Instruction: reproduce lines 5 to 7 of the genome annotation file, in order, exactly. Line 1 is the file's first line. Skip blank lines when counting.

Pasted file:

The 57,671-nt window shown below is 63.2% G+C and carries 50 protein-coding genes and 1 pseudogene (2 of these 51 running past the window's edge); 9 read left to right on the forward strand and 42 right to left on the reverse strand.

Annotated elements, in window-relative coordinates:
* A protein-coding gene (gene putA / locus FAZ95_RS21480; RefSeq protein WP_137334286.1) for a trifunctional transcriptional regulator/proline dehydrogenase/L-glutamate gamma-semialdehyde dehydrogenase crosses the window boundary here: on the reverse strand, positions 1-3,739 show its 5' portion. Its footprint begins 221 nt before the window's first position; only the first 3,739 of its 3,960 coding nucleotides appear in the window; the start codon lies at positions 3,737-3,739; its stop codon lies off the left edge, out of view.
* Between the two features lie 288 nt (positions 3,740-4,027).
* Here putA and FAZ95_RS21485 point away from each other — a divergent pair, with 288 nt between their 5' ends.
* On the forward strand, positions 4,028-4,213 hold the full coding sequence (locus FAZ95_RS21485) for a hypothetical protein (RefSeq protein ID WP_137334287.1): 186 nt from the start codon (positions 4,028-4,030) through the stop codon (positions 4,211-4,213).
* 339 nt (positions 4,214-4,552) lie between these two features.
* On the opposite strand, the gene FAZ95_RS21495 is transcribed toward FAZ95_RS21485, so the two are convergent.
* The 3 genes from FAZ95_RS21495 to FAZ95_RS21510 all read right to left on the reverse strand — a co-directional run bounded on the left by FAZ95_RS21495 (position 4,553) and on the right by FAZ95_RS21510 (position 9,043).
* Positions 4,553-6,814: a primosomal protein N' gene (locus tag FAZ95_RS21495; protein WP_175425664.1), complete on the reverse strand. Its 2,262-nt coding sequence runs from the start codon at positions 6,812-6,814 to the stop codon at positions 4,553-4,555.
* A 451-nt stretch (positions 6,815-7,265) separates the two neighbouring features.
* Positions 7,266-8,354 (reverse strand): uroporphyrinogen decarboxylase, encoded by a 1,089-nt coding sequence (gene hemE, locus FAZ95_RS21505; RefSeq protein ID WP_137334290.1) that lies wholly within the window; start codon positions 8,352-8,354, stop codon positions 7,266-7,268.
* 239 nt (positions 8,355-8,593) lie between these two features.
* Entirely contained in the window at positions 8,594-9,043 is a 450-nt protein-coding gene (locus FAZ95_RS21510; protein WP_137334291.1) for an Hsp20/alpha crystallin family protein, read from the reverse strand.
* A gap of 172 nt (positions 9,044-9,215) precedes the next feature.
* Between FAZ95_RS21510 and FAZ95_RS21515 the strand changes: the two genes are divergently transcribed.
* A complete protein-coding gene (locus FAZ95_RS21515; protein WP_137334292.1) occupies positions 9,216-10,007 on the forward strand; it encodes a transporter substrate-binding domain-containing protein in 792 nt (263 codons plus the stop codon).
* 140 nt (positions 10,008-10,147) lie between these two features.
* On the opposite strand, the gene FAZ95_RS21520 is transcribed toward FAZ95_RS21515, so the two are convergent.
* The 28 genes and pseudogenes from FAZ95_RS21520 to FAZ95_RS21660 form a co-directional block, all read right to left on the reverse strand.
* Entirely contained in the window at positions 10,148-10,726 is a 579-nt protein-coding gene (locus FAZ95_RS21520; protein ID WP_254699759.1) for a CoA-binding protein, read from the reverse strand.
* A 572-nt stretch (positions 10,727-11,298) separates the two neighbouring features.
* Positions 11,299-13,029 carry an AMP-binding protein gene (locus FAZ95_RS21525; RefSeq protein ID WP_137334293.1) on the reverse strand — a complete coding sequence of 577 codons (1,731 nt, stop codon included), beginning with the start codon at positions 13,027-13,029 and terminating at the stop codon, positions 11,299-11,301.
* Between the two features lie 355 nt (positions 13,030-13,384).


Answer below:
* Here putA and FAZ95_RS21485 point away from each other — a divergent pair, with 288 nt between their 5' ends.
* On the forward strand, positions 4,028-4,213 hold the full coding sequence (locus FAZ95_RS21485) for a hypothetical protein (RefSeq protein ID WP_137334287.1): 186 nt from the start codon (positions 4,028-4,030) through the stop codon (positions 4,211-4,213).
* 339 nt (positions 4,214-4,552) lie between these two features.